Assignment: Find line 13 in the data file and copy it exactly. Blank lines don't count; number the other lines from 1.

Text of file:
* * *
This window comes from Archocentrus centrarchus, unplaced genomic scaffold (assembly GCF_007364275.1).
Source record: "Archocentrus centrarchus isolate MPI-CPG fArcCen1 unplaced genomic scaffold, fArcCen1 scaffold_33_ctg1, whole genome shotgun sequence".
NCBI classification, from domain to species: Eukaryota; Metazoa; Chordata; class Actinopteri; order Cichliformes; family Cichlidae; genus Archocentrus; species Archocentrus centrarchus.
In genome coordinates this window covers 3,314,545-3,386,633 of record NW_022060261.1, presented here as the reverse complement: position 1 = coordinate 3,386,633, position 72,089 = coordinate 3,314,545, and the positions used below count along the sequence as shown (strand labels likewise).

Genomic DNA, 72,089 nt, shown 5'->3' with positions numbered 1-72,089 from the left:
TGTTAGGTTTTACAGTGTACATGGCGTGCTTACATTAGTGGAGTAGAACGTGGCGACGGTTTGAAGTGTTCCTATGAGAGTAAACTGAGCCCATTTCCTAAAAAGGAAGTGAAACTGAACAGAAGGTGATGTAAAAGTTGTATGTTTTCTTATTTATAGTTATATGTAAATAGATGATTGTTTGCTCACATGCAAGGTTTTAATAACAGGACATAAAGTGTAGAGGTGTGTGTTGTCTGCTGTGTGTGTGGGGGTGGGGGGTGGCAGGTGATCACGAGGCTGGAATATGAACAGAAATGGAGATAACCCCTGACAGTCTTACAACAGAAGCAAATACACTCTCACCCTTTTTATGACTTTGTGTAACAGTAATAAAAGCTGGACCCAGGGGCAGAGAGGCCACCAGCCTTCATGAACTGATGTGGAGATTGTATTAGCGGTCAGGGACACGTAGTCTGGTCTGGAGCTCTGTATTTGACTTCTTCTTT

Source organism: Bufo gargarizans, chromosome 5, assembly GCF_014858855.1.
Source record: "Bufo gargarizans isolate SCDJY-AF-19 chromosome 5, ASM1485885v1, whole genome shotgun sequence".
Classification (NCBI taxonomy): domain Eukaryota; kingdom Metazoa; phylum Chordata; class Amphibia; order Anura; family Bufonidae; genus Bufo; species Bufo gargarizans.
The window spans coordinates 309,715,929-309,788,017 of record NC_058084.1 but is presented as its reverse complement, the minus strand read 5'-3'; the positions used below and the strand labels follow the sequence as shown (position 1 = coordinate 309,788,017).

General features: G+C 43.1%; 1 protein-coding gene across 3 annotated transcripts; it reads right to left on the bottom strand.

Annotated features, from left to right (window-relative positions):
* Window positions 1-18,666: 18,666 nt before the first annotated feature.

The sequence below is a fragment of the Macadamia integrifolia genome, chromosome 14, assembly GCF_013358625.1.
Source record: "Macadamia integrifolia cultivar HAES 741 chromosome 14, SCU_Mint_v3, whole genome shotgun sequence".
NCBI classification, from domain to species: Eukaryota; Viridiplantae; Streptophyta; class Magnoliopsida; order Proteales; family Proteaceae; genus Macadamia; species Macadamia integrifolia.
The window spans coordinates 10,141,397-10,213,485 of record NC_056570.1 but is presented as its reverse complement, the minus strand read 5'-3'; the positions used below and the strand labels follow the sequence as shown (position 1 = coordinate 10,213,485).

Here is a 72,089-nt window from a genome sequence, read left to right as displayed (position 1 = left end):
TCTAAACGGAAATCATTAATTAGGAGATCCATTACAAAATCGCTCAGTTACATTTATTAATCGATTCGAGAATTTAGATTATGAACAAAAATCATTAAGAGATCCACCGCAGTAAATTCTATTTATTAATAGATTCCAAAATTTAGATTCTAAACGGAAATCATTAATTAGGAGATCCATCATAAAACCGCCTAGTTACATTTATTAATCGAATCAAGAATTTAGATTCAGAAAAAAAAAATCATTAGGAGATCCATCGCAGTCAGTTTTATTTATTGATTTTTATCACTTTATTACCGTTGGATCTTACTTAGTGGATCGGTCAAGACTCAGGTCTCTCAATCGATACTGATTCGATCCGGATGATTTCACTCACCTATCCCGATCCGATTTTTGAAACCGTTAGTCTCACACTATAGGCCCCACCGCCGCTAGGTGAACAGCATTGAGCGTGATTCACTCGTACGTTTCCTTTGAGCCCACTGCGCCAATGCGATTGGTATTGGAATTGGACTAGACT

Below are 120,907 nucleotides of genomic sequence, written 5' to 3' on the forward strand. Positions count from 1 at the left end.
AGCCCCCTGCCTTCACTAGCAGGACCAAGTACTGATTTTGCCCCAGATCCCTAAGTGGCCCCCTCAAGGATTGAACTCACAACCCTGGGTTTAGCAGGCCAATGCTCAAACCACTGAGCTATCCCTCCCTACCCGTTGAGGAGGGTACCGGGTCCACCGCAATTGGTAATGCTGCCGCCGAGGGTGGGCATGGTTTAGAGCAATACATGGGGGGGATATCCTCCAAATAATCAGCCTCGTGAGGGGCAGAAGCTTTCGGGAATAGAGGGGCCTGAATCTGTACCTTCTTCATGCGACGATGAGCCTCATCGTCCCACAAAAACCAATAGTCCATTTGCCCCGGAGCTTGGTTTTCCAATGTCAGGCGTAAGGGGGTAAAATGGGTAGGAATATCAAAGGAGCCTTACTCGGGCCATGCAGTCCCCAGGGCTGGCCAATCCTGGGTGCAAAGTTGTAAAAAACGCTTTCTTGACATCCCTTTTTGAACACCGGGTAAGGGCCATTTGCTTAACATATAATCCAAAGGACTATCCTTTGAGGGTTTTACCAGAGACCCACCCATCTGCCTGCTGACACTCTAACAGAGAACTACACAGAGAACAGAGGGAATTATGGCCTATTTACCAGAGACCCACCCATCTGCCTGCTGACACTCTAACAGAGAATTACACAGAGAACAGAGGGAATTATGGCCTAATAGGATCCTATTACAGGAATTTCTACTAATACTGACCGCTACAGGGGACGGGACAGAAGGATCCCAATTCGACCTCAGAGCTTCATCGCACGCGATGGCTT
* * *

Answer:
* Window positions 1-18,666: 18,666 nt before the first annotated feature.